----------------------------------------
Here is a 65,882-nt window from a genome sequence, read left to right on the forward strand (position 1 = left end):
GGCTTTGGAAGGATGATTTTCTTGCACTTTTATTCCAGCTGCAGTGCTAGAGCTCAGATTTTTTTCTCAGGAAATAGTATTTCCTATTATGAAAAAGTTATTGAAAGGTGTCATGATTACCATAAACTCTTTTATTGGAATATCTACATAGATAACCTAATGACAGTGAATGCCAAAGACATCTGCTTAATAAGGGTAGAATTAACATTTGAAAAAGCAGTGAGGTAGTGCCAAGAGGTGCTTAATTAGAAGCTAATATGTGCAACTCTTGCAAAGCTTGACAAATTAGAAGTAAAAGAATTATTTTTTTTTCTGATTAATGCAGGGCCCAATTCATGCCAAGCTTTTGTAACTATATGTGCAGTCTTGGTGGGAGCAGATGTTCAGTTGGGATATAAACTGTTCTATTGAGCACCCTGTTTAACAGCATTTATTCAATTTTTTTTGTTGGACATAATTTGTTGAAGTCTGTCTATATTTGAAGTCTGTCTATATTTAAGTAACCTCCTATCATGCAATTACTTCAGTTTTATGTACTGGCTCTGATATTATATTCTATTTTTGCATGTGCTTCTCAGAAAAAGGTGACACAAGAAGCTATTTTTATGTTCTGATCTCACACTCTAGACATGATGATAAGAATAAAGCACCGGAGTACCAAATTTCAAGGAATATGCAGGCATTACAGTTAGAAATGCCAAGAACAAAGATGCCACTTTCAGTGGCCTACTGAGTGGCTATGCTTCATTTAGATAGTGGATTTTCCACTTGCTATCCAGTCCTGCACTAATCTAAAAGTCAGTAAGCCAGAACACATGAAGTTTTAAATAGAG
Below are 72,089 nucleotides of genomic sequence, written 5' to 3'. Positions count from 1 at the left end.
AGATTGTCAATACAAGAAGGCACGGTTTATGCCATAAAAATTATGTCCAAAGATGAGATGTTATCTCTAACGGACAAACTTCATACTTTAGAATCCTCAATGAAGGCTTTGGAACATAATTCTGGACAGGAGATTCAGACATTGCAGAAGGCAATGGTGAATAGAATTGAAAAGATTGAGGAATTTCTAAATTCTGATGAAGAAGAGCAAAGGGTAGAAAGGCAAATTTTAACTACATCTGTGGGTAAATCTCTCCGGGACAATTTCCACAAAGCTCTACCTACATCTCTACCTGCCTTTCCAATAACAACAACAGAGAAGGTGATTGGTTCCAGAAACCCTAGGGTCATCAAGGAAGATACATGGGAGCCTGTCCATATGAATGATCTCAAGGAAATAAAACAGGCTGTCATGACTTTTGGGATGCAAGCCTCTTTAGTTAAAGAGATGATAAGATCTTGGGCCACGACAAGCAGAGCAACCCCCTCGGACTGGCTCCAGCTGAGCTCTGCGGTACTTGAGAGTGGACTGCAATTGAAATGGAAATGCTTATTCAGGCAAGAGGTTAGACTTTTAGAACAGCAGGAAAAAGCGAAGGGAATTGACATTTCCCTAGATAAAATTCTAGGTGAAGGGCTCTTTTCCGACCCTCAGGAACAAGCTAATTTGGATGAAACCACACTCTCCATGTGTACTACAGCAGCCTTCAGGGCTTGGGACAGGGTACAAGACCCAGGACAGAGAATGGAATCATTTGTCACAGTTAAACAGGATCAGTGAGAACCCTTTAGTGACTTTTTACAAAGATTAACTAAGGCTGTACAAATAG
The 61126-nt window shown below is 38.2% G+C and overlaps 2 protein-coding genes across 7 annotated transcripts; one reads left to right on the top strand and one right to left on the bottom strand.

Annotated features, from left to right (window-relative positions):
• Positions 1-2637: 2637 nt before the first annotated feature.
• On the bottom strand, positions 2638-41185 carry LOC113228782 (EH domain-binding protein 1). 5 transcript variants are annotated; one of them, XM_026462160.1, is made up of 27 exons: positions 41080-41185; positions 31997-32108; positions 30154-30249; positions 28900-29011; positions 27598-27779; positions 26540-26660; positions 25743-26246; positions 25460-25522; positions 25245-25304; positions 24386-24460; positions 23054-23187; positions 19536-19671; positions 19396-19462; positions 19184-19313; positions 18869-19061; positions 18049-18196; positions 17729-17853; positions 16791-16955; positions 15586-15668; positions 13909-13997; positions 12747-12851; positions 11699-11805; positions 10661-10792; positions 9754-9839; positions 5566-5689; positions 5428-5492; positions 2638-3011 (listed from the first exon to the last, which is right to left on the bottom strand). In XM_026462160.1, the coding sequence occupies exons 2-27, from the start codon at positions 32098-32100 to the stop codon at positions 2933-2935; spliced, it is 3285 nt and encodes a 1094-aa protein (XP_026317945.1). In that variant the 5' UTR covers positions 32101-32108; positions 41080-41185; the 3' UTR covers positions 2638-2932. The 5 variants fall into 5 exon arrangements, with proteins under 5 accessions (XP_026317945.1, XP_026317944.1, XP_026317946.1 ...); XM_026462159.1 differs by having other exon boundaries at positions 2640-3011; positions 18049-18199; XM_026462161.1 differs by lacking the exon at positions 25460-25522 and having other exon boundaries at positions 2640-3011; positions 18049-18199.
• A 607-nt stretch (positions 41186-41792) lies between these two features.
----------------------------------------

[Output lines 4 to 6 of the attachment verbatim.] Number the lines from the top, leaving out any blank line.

AGATTGTCAATACAAGAAGGCACGGTTTATGCCATAAAAATTATGTCCAAAGATGAGATGTTATCTCTAACGGACAAACTTCATACTTTAGAATCCTCAATGAAGGCTTTGGAACATAATTCTGGACAGGAGATTCAGACATTGCAGAAGGCAATGGTGAATAGAATTGAAAAGATTGAGGAATTTCTAAATTCTGATGAAGAAGAGCAAAGGGTAGAAAGGCAAATTTTAACTACATCTGTGGGTAAATCTCTCCGGGACAATTTCCACAAAGCTCTACCTACATCTCTACCTGCCTTTCCAATAACAACAACAGAGAAGGTGATTGGTTCCAGAAACCCTAGGGTCATCAAGGAAGATACATGGGAGCCTGTCCATATGAATGATCTCAAGGAAATAAAACAGGCTGTCATGACTTTTGGGATGCAAGCCTCTTTAGTTAAAGAGATGATAAGATCTTGGGCCACGACAAGCAGAGCAACCCCCTCGGACTGGCTCCAGCTGAGCTCTGCGGTACTTGAGAGTGGACTGCAATTGAAATGGAAATGCTTATTCAGGCAAGAGGTTAGACTTTTAGAACAGCAGGAAAAAGCGAAGGGAATTGACATTTCCCTAGATAAAATTCTAGGTGAAGGGCTCTTTTCCGACCCTCAGGAACAAGCTAATTTGGATGAAACCACACTCTCCATGTGTACTACAGCAGCCTTCAGGGCTTGGGACAGGGTACAAGACCCAGGACAGAGAATGGAATCATTTGTCACAGTTAAACAGGATCAGTGAGAACCCTTTAGTGACTTTTTACAAAGATTAACTAAGGCTGTACAAATAG
The 61126-nt window shown below is 38.2% G+C and overlaps 2 protein-coding genes across 7 annotated transcripts; one reads left to right on the top strand and one right to left on the bottom strand.

Annotated features, from left to right (window-relative positions):